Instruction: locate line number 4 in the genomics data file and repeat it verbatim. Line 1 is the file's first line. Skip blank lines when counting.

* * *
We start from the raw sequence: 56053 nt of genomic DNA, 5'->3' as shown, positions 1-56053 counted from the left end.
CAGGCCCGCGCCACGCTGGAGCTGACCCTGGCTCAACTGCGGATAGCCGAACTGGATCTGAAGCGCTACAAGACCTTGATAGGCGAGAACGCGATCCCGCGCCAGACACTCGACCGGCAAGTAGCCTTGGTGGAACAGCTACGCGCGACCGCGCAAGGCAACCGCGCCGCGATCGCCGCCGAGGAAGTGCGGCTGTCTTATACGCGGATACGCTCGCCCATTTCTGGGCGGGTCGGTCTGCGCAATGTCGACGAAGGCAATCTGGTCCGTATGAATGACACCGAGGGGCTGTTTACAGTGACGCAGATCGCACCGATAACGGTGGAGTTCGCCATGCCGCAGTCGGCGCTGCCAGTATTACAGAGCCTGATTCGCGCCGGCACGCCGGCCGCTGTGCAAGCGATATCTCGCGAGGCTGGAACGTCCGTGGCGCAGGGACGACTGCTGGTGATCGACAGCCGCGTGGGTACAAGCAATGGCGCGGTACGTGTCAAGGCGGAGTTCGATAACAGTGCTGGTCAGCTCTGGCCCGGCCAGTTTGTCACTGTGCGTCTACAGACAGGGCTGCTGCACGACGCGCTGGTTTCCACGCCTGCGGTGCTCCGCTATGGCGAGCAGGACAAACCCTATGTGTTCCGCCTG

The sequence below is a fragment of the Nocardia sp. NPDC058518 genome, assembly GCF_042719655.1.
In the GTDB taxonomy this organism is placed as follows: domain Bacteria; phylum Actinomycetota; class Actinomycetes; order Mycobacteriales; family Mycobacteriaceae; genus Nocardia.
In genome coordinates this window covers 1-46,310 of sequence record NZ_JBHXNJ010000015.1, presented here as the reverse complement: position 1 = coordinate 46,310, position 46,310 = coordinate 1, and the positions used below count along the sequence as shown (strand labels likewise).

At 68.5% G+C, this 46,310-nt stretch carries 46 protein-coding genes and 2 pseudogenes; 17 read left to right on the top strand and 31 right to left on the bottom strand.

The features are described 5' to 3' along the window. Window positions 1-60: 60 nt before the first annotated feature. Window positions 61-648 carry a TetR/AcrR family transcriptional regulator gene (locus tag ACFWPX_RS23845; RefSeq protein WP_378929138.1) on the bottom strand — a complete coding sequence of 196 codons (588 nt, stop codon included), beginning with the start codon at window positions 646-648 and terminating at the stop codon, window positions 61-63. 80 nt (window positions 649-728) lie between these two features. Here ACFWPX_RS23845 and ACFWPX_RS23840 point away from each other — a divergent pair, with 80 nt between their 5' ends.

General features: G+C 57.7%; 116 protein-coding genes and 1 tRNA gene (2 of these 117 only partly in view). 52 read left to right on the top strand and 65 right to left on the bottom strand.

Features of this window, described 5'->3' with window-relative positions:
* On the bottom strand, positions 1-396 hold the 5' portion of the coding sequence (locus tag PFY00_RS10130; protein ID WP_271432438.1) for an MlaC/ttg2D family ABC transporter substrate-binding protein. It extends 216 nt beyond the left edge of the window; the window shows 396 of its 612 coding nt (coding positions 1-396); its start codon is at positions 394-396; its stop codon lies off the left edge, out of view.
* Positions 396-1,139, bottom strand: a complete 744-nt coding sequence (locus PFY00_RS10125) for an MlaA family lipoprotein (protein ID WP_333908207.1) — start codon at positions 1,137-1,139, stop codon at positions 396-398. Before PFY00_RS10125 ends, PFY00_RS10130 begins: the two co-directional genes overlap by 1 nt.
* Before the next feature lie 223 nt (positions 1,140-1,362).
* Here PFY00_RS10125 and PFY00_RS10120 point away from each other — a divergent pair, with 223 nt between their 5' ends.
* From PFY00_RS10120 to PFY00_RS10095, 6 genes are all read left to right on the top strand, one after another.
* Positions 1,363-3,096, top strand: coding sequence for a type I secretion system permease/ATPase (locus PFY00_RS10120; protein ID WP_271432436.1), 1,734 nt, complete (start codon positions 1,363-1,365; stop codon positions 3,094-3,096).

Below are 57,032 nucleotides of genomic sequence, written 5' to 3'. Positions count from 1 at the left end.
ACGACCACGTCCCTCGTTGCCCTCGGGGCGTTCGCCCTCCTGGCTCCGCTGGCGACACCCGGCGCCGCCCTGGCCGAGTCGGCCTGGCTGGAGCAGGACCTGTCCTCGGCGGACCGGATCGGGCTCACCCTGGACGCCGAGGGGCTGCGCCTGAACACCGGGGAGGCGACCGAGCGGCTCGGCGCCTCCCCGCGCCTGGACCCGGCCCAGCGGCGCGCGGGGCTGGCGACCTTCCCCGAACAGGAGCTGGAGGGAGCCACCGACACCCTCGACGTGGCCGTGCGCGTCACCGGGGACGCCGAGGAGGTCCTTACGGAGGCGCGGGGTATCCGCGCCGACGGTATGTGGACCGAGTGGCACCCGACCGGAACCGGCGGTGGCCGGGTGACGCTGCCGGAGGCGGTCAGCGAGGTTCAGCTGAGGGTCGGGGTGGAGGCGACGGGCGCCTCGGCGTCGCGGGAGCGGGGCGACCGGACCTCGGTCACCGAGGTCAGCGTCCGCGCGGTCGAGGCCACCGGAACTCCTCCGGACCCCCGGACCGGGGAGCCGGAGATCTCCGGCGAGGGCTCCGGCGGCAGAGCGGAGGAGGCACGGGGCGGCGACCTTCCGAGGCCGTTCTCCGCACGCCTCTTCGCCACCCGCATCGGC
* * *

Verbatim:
In the GTDB taxonomy this organism is placed as follows: domain Bacteria; phylum Actinomycetota; class Actinomycetes; order Mycobacteriales; family Mycobacteriaceae; genus Nocardia.